Before starting on this section, it is vital that you can answer the following questions:
- Where are the medial and lateral epicondyles of the elbow found?
- What do tendons attach together, and what are the two tendons in the elbow joint?
- Which parts of the humerus do the extensor and flexor muscles of the forearm attach to?
Not quite sure what the answers are? Do not worry, click on the button below!
After completing the “Tennis Elbow” section, you will be able:
- To apply knowledge of the elbow joint to explain the pathophysiology
- To explain the clinical presentation and immediate management
- To describe the diagnosis
- To discuss the management
- To validate knowledge by completing the quiz
Tennis elbow = Lateral epicondylitis
Sport Risk Factors
Racquet sports such as tennis. * TIP: Tennis elbow = tennis! *
Roger Federer, winner of 18 Grand Slams in tennis, has developed pain and inflammation on the lateral aspect of his elbow which has been getting progressively worse over the last few months since the start of the tennis season.
- Extensor muscles of the forearm originate from the lateral epicondyle
1. Repetitive/overuse strain of the extensor muscles of the forearm
2. This causes tears in the common extensor tendon
3. This causes pain and inflammation of the tendon around its origin, the lateral epicondyle of the humerus.
- Pain and inflammation is felt at the lateral epicondyle of the humerus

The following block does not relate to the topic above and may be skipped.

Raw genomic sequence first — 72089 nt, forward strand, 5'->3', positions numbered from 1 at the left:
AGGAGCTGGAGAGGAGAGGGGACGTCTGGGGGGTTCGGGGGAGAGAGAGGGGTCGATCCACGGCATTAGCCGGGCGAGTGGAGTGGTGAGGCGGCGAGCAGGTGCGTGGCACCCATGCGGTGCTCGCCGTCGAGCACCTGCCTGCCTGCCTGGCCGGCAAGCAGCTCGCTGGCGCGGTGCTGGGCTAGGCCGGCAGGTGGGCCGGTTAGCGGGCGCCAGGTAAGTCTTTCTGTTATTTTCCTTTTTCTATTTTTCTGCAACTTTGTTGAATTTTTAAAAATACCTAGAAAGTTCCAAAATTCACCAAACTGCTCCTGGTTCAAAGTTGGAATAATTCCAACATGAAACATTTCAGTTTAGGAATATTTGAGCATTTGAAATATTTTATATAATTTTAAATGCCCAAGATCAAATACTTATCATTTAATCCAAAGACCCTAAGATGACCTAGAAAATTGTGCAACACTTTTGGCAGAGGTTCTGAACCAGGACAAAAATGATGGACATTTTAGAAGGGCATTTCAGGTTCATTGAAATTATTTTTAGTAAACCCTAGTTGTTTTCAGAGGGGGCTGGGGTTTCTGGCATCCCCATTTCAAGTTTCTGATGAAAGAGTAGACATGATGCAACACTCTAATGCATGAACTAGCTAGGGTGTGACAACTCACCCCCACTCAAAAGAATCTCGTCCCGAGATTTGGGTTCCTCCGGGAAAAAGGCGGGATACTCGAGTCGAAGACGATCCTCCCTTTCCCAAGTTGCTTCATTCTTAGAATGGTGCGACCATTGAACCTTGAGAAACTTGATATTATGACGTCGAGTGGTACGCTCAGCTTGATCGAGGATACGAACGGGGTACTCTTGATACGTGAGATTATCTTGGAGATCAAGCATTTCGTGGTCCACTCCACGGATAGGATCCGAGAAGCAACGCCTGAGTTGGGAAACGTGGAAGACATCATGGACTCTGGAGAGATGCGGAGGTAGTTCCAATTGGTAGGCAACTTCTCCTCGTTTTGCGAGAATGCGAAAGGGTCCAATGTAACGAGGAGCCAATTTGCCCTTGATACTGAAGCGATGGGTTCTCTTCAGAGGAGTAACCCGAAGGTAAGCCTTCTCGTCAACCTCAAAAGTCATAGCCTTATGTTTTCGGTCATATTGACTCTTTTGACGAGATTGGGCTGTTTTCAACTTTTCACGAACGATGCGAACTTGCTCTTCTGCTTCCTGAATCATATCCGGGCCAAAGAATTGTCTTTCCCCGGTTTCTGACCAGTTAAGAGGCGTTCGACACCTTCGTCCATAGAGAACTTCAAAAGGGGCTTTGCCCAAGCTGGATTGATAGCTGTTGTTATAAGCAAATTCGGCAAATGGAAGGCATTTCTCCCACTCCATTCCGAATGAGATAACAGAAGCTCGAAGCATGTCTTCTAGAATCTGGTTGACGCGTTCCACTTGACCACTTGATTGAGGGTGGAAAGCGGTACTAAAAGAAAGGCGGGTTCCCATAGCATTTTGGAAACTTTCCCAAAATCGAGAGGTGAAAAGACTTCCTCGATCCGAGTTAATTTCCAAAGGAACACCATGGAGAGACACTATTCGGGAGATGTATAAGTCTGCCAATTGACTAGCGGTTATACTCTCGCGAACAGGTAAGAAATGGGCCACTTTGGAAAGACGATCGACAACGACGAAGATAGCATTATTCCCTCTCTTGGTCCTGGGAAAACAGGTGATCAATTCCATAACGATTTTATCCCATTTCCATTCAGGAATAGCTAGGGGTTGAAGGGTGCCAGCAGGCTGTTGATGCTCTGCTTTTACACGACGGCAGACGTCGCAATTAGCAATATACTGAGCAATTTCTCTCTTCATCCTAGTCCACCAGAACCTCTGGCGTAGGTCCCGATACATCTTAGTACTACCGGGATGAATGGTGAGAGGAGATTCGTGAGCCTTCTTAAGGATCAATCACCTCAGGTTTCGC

- Exacerbates (worsens) during wrist/forearm extension.
* TIP: ANALOGY: As holding a heavy bag (WRIST EXTENSOR) causes pain. Imagine Roger Federer is in pain when holding his heavy tennis bag. *
- Rest from actions causing or exacerbating pain
- Clinical diagnosis and examination
- Active wrist extension against resistance whilst pressing down on the lateral epicondyle, triggers the characteristic pain felt by a patient with tennis elbow
* Management follows the progression from conservative → medical → surgical. *
1. REST + REVIEW (conservative)
- REST – Resolves through restriction of activities which overload the tendons. (cases last 6-24 months) (90% recover within 1 year)
- REVIEW – Refer/review to physiotherapy for further management – most effective non-surgical treatment.
2. SHORT-TERM RELIEF (medical)
- Analgesia or corticosteroid injection provides short-term relief
3. SURGERY (surgical)
- Surgical tendon release is the surgery of choice.
- Only indicated in severe cases that are unresponsive to conservative and medical management
1. Rest + Review (conservative)
2. Short-term relief (medical)
3. Surgery (surgical)
Baldwin A, Hjelde N, Goumalatsou C, Myers G. (2016). Oxford Handbook of Clinical Specialities. 10th ed. Oxford: Oxford University Press.
Geeky Medics. (2017). Elbow examination – OSCE Guide. Available at: https://geekymedics.com/elbow-examination/ [accessed 1 March 2017].
Kumar P, & Clark M. (2016). Kumar & Clark’s Clinical Medicine. 9th Ed. Edinburgh: Elsevier.
National Institute for Health and Care Excellence: Clinical Knowledge Summaries. (2015). Tennis Elbow. [online]. Available at: https://cks.nice.org.uk/tennis-elbow#!topicsummary [accessed 1 March 2017].